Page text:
Urgent action needed to tackle rent increases, charity says

Simon Communities calls for commitment to end long-term homelessness to be fulfilled

Niamh Randall, national spokesperson for the Simon Communities. Photograph: Dara Mac Dónaill/The Irish Times

Niamh Randall, national spokesperson for the Simon Communities. Photograph: Dara Mac Dónaill/The Irish Times

 

Urgent action is needed to tackle rent prices in the private sector to alleviate the worsening problem of homelessness, a national charity said.

Publishing its pre-Budget submission, the Simon Communities said the October Budget was a critical one for the Government.

“It is a budget where the Government must act now on their commitment to end long-term homelessness and the need to sleep rough. We are calling for immediate action on four fronts — homeless prevention and early intervention; rapid rehousing using a housing first approach; access to affordable housing; and adequate support for people once in housing,” national spokeswoman Niamh Randall said.

“The Simon Communities see the devastating impact of rising rents and reduced housing supply everyday — people on low incomes and those in receipt of rent supplement can no longer afford rental payments.

“Private rented supply is at the lowest level in a decade. Rent supplement levels must be increased, along with the introduction of rent certainty measures for tenants. Rent supplement levels have remained unchanged since June 2013, yet in the following two years, prices in the private rented sector increased by 20.3 per cent.”

Ms Randall said that to prevent more people from becoming homeless, the large rent increases that people have had to deal with needed to be addressed.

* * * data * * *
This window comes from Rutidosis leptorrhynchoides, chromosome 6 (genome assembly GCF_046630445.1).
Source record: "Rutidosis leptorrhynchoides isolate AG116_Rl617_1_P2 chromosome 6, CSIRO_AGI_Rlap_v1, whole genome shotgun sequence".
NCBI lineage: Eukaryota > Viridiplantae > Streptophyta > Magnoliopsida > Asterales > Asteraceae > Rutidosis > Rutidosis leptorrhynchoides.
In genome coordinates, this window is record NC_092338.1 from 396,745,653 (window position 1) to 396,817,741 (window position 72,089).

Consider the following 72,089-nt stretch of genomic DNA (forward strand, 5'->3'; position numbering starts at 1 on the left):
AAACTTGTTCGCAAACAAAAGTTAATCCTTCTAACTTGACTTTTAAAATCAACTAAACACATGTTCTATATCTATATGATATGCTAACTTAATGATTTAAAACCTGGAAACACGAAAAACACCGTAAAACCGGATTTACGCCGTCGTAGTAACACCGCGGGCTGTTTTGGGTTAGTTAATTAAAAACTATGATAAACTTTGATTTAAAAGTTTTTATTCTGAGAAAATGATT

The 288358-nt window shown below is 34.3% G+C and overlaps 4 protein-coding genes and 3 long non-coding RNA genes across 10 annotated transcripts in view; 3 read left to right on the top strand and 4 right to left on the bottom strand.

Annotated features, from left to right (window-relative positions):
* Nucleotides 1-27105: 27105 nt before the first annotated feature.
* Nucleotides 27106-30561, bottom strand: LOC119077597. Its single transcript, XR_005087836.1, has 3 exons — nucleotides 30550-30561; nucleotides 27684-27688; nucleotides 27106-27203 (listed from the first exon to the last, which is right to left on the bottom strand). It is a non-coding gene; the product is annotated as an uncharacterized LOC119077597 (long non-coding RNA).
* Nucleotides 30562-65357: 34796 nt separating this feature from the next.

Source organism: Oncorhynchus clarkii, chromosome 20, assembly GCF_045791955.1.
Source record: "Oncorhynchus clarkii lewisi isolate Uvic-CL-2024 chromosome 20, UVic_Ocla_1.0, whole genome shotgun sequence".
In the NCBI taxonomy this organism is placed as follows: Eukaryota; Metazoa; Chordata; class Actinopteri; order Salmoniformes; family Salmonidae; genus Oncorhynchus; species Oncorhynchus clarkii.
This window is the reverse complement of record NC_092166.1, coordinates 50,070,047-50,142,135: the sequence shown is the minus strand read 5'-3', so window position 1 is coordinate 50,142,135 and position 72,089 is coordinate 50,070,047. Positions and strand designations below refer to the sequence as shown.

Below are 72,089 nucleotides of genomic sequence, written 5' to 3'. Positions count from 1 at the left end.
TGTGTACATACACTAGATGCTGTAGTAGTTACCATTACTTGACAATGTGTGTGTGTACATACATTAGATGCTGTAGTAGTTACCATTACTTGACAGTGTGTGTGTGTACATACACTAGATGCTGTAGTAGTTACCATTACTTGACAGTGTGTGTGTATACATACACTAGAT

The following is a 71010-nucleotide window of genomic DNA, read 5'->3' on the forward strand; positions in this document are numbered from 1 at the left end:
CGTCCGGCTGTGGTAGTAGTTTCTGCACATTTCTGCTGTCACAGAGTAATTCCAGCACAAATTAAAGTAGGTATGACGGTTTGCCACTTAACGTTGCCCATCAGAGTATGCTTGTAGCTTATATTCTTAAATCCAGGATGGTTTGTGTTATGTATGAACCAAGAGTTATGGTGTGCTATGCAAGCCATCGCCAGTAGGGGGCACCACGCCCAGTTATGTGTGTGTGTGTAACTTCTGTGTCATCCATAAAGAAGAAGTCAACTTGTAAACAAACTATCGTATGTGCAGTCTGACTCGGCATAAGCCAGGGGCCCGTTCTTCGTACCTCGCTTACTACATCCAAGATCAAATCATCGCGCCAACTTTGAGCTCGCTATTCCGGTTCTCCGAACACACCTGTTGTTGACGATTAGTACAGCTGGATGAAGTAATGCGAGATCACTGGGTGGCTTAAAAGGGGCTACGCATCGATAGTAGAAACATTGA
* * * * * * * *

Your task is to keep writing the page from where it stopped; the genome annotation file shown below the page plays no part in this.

“ People who are struggling to keep a roof over their heads are being excluded from the private rented sector and prevented from competing in the open market in a fair manner.

“There are 90,000 people on the social housing waiting list and Government social housing commitments, if on target, will only meet the housing needs of 17 per cent of them. For the State to say to people that there is no prospect of getting a home any time soon is just not good enough. People need homes now and people need action now.”

Ms Randall said emergency accommodation was not the answer to homelessness.

“It is a temporary response. People are currently ending up staying in shelters for far too long. This needs to change. Recent cutbacks to funding for housing support, for health services, probation and social protection services, education and training services etc., have all contributed to the current crisis.”

“We must support people to stay in the homes that they have and provide homes for those stuck in emergency accommodation. This requires access to affordable housing, to social protection supports and other support services e.g. healthcare, mental health services and drug and alcohol treatment etc.”

She said the Department of the Environment, Community and Local Government, the Department of Social Protection, the HSE, and the Department of Finance all had a vital role to play.

There are currently 3,285 adults in emergency homeless accommodation nationally, including 657 families and 1,383 children.

As part of its annual Simon Week, the charity is running a ‘Homeless Forecast Campaign’. It is urging members of the public to sign a letter to the Taoiseach and the Tánaiste urging them to bring the homeless and housing crisis to the top of the Cabinet’s agenda.